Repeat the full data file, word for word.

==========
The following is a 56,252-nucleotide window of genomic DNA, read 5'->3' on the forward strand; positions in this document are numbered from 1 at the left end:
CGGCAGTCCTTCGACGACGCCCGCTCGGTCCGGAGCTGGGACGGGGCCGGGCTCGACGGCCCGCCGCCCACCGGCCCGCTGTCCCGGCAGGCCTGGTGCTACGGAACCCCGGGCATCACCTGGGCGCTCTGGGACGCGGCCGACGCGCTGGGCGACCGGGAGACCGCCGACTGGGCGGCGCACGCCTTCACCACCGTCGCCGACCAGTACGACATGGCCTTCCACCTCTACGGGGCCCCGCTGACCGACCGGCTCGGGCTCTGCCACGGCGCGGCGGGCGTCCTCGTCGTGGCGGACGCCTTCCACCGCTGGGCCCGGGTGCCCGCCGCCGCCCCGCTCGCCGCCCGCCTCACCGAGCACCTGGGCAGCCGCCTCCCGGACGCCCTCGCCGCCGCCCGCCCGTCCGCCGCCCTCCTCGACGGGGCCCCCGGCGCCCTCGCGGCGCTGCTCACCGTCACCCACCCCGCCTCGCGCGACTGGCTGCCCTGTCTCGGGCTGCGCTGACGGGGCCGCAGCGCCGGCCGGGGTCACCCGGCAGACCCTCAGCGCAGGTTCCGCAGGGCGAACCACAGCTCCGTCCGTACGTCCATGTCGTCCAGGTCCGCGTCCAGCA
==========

The following is a 56,252-nucleotide window of genomic DNA, read 5'->3' on the forward strand; positions in this document are numbered from 1 at the left end:
CGGCAGTCCTTCGACGACGCCCGCTCGGTCCGGAGCTGGGACGGGGCCGGGCTCGACGGCCCGCCGCCCACCGGCCCGCTGTCCCGGCAGGCCTGGTGCTACGGAACCCCGGGCATCACCTGGGCGCTCTGGGACGCGGCCGACGCGCTGGGCGACCGGGAGACCGCCGACTGGGCGGCGCACGCCTTCACCACCGTCGCCGACCAGTACGACATGGCCTTCCACCTCTACGGGGCCCCGCTGACCGACCGGCTCGGGCTCTGCCACGGCGCGGCGGGCGTCCTCGTCGTGGCGGACGCCTTCCACCGCTGGGCCCGGGTGCCCGCCGCCGCCCCGCTCGCCGCCCGCCTCACCGAGCACCTGGGCAGCCGCCTCCCGGACGCCCTCGCCGCCGCCCGCCCGTCCGCCGCCCTCCTCGACGGGGCCCCCGGCGCCCTCGCGGCGCTGCTCACCGTCACCCACCCCGCCTCGCGCGACTGGCTGCCCTGTCTCGGGCTGCGCTGACGGGGCCGCAGCGCCGGCCGGGGTCACCCGGCAGACCCTCAGCGCAGGTTCCGCAGGGCGAACCACAGCTCCGTCCGTACGTCCATGTCGTCCAGGTCCGCGTCCAGCA